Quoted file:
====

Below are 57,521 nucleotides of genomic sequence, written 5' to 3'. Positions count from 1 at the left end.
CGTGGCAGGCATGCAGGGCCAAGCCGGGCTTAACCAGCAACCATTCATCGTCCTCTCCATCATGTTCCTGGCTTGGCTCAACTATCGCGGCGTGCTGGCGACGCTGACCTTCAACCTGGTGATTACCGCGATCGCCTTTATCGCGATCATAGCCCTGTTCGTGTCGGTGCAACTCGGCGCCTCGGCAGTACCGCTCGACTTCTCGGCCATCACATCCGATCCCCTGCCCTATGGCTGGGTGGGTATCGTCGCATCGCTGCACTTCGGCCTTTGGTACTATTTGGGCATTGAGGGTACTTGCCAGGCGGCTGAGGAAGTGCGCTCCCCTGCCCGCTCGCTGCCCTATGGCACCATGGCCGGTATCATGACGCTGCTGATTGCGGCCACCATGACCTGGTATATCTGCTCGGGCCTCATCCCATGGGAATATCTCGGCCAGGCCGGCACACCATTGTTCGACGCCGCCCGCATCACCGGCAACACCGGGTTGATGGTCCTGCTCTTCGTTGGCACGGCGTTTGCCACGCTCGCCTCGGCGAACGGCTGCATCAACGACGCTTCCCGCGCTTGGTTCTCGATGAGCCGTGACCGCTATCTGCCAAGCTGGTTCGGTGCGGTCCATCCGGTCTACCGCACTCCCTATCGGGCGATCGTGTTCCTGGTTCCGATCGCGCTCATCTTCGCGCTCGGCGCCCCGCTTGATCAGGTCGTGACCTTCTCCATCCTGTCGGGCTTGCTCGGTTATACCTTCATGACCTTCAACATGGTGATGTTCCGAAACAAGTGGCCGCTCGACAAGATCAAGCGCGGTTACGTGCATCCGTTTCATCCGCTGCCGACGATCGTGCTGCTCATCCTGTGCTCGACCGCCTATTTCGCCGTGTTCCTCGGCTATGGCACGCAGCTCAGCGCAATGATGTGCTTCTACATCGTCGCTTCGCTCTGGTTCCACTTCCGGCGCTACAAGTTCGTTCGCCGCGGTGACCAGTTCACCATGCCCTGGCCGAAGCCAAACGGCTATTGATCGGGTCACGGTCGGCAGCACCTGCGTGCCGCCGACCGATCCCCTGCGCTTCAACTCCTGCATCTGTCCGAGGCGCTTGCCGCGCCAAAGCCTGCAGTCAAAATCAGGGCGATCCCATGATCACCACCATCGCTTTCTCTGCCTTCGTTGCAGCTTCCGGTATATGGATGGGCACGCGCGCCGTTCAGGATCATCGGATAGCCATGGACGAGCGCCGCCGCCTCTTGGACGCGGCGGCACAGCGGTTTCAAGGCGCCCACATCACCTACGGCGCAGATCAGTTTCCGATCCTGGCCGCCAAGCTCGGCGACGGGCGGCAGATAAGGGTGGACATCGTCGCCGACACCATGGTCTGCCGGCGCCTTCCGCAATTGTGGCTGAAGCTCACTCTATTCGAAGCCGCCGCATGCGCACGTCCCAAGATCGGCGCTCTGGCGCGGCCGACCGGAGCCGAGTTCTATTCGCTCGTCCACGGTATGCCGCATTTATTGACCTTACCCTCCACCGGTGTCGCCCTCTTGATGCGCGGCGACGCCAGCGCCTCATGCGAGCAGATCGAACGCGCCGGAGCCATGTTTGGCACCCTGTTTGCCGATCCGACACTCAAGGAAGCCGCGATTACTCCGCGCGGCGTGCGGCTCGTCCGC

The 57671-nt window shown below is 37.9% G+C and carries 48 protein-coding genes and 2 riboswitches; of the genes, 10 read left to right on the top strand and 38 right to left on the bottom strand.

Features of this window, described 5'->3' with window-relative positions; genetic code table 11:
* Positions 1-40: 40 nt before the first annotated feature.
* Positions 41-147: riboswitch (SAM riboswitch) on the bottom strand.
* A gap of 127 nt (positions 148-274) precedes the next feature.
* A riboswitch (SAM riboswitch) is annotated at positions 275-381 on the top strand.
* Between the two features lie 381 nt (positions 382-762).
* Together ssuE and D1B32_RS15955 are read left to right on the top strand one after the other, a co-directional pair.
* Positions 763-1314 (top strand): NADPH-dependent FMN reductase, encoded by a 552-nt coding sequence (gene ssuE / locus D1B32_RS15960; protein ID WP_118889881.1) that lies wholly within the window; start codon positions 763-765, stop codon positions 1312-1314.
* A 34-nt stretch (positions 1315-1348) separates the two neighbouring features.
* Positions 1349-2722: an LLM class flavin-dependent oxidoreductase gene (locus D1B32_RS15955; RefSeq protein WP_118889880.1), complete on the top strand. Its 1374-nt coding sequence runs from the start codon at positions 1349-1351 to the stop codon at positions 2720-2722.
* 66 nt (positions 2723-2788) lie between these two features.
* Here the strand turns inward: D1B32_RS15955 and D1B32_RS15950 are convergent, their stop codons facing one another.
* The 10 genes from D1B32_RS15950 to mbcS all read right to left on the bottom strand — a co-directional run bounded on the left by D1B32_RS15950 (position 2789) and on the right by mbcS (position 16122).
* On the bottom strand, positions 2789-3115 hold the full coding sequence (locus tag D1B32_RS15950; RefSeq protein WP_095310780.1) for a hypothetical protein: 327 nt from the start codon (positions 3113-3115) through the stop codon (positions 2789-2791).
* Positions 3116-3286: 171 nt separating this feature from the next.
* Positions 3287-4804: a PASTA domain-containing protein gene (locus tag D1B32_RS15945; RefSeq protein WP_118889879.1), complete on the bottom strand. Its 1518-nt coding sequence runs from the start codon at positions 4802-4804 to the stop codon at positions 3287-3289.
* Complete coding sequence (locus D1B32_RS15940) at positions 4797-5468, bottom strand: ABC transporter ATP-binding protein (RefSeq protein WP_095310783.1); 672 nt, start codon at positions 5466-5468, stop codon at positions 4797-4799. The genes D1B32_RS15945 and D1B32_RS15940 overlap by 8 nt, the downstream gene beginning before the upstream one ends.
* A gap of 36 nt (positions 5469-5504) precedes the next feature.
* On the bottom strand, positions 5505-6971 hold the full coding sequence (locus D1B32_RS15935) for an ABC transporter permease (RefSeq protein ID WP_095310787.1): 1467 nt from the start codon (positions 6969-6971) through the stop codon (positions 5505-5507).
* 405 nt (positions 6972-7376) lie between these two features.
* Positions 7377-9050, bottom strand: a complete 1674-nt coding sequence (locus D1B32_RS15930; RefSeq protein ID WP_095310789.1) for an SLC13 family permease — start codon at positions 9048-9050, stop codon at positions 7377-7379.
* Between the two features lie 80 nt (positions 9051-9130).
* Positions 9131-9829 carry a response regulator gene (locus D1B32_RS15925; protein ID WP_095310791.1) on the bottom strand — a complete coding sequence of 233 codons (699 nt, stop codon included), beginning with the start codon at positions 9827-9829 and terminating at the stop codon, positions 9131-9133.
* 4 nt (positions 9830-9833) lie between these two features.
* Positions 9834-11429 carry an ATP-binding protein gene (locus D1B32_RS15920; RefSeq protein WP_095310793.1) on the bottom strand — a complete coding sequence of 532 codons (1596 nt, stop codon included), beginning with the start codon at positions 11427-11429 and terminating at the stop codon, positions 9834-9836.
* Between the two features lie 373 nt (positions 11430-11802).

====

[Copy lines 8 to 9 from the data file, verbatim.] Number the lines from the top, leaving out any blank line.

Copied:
* A riboswitch (SAM riboswitch) is annotated at positions 275-381 on the top strand.
* Between the two features lie 381 nt (positions 382-762).